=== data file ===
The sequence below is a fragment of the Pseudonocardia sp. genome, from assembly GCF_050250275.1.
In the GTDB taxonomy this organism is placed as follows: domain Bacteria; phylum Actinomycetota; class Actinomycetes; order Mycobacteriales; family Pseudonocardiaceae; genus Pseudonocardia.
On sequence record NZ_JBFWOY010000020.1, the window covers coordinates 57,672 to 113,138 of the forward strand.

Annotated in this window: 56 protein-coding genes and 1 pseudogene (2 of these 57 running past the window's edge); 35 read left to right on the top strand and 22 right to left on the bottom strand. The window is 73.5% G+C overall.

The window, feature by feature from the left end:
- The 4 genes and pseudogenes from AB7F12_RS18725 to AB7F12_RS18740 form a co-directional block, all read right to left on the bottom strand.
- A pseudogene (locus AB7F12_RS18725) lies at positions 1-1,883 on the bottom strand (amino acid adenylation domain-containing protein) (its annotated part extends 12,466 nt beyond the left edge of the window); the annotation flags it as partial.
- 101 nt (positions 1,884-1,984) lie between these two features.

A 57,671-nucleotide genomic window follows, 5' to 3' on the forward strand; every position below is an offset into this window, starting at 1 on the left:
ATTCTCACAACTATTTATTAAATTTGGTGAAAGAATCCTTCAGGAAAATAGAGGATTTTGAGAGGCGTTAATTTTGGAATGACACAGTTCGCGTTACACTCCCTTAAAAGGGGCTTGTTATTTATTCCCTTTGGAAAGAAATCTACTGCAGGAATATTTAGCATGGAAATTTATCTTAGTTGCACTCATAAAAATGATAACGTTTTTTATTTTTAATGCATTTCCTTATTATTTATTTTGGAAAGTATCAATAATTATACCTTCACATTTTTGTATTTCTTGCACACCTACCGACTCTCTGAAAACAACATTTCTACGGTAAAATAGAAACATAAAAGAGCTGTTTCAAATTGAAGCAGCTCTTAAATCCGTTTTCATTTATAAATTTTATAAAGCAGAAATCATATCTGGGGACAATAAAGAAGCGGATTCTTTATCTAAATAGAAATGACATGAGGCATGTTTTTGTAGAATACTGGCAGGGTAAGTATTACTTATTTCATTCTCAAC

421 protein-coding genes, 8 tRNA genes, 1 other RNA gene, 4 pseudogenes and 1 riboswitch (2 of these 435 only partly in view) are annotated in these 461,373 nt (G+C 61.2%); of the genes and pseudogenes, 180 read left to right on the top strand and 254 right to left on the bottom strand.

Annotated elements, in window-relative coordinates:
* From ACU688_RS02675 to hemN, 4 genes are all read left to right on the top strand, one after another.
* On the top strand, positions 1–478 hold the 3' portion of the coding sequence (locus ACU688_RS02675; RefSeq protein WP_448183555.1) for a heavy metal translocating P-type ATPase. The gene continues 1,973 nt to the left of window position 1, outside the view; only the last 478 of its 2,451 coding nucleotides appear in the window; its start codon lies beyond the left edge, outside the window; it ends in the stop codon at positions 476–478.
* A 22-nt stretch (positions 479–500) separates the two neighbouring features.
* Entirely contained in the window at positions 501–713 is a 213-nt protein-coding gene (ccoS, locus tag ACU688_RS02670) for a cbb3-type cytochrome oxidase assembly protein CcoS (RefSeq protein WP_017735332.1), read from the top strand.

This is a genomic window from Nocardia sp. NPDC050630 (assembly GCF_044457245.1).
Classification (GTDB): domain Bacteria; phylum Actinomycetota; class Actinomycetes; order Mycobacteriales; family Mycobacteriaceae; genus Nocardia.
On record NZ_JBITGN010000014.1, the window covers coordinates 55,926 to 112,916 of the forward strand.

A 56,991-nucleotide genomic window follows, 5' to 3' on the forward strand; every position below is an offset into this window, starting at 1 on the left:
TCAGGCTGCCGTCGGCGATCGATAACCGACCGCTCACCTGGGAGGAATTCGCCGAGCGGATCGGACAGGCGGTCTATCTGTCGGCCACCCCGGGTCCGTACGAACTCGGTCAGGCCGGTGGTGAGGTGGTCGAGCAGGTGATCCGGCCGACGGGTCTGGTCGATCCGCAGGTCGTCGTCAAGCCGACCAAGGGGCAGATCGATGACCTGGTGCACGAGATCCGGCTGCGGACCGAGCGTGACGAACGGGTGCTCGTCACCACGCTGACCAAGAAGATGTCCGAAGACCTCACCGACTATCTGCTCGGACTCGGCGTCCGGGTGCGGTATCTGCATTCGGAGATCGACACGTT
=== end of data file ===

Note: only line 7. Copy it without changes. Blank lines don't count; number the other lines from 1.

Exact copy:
- A pseudogene (locus AB7F12_RS18725) lies at positions 1-1,883 on the bottom strand (amino acid adenylation domain-containing protein) (its annotated part extends 12,466 nt beyond the left edge of the window); the annotation flags it as partial.